The Writer's Block: Marshall Pickard

Today's guest on The Writer's Block is one of my favorite people on the planet. Marshall Pickard is an exceptionally talented writer and a good friend. I have had the privilege of watching him grow from a teenager into a successful adult. Marshall writes with an openness and authenticity that I admire, and I think his article will resonate with many fellow writers. We face rejection on so many levels and it's not always easy to talk about. So thank you for sharing your story with us, Marsh. I truly believe someone out there needed to hear it.

 


“Can I still call myself I writer, even though I don’t write?” I asked myself, as I noticed my most cherished talent beginning to slip through my fingers.

All I’ve ever wanted to do was write. Oh, and change the world because that’s what idealist religious kids are taught their responsibility is. So in college I started a blog and began sharing publicly the things I was learning in my life and in my faith. I blogged evangelistically, hoping my words would lead other people to think similarly to me.

This desire to be seen and understood is what motivates most writers I know. It sounds narcissistic, but it really isn’t. We want to share publicly what we are experiencing privately because the stories and the ideas present themselves to us, and then they scream until we let them out. Writers process externally: our questions and our experiences and our beliefs spill out of us. We connect the dots we see all around us, and other people call that expression art.

For a long time, I was certain that my writing was a fundamental part of who I am and couldn’t be taken away. Then I was introduced to the most painful year of my life. Among other challenges including my mom’s cancer diagnosis, I experienced a season of confusion and doubt regarding my faith and naively chose to blog about it.

Unfortunately, I was just as evangelical about my religious questions as I was my religious certainty, and people who had only ever supported me started to turn their backs on me. One particular post about social justice incited an onslaught of frenzied comments and concerns.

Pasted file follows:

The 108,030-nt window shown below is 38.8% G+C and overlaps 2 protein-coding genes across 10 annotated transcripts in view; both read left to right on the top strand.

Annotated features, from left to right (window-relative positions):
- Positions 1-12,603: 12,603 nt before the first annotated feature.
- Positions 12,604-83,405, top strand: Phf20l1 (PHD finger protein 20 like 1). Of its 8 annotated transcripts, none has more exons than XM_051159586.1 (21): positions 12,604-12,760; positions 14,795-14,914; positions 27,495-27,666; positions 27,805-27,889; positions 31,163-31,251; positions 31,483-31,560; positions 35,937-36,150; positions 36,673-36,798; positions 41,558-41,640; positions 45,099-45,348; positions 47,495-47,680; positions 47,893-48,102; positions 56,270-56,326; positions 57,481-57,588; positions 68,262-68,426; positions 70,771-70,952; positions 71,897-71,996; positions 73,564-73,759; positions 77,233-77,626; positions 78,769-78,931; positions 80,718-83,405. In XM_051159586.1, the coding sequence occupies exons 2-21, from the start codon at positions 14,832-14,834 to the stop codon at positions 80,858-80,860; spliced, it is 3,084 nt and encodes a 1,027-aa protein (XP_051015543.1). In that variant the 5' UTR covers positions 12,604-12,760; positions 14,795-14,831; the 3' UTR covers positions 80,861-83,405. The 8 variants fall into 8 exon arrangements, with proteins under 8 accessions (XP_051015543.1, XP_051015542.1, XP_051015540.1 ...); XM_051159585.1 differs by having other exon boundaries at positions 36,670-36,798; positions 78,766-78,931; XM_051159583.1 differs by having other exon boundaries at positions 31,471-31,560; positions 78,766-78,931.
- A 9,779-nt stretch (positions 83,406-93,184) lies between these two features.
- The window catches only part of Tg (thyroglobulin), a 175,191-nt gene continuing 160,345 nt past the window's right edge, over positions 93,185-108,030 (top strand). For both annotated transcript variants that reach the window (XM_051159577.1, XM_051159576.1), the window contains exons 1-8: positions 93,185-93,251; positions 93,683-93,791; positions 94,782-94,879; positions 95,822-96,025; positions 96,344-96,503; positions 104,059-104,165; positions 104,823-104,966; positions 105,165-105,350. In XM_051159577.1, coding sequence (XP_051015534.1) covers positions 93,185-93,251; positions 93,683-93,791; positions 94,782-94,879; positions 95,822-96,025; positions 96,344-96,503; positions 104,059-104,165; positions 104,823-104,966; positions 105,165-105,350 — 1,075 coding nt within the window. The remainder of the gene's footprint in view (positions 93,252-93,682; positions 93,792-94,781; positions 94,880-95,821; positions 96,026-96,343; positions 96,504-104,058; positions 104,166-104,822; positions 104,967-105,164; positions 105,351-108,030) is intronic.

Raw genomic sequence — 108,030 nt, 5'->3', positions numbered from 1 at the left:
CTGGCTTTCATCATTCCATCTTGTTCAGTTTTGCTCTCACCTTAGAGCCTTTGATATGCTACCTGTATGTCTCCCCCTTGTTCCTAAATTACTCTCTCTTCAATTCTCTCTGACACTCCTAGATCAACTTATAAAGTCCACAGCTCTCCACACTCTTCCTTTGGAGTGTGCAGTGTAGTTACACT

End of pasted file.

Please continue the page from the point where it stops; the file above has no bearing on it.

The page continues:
I kid you not when I say enraged conservatives were literally calling my parents day and night after this post. Folks were sliding into my DMs at all hours demanding that I explain myself. I even received a letter from a family member saying that I was henceforth excommunicated from her life. 

It has taken me more than two years to heal and regroup from that horrific year. It wasn’t just that I struggle with receiving criticism. It’s not like this was a professor tearing my essay apart. These were relationships ripped to pieces all because I wrote something that people disagreed with. The sting of that rejection has been a huge hindrance to my creativity ever since. 

As the year ended, my words dried up along with my self confidence and ambition. I abandoned my blog and went months without writing anything because it all hurt too much.

I soon moved to a new city and spent months as a barista. With no motivation to pursue my craft, I asked myself, “Can you still call yourself a writer?” Surely I couldn’t. I felt like a deep part of who I was had been stripped from me.

Thankfully, I have since been able to spend some time in therapy, and my therapist helped me get a deeper understanding of the effect these rejections had on me and my art. I see now that those harsh reactions to my blog were so excruciating because I was getting my validation as a writer and human being from the opinions of others. 

The criticisms I received hurt so badly because they were echoes of the negative self-talk already reverberating in my head. They were simply confirmation of my feelings of unworthiness. I didn’t think I was valuable enough to put pen to paper or fingers to keys for my own freedom or pleasure: my expression had to be seen and liked by other people to be worth my time. 

I had been writing for an audience of faceless people when I should have been writing for myself all along. Of course, this isn’t to say that writers shouldn’t publish their work. I think the ideas that flow through our minds and out through our hands are meant to inspire and shake and challenge the world, but if our art is rooted in a savior complex or a cry for attention, it is doomed from the start.

Being a writer is who I am. It can’t be taken from me, even by me, even if I never write another word. I don’t need anyone’s approval or acceptance for my art to be worth creating. My words don’t have to be seen by other people for them to be worthy.

I still don’t write as frequently as I would like because I’m still working through some of those difficult experiences. But I am finally opening up to self-compassion, and my creativity is finally percolating as a result. 

My advice to other young writers is this: you’re a writer no matter what anyone says, so just write. Don’t shame yourself when you don’t write. Just enjoy it when you do. This isn’t a burden: it’s a sacred privilege.

Ultimately you aren’t responsible for changing anyone’s mind. Your sole duty is using the written word to process the idea your soul won’t let you off the hook about. You are only responsible for writing the thing that saves your life, and maybe one day, it will save someone else’s. 


Marshall makes his home in Texas with his lovely wife, Caroline and their two cats, Everly and Ezra.

You can follow him on IG https://www.instagram.com/marshalleatonpickard/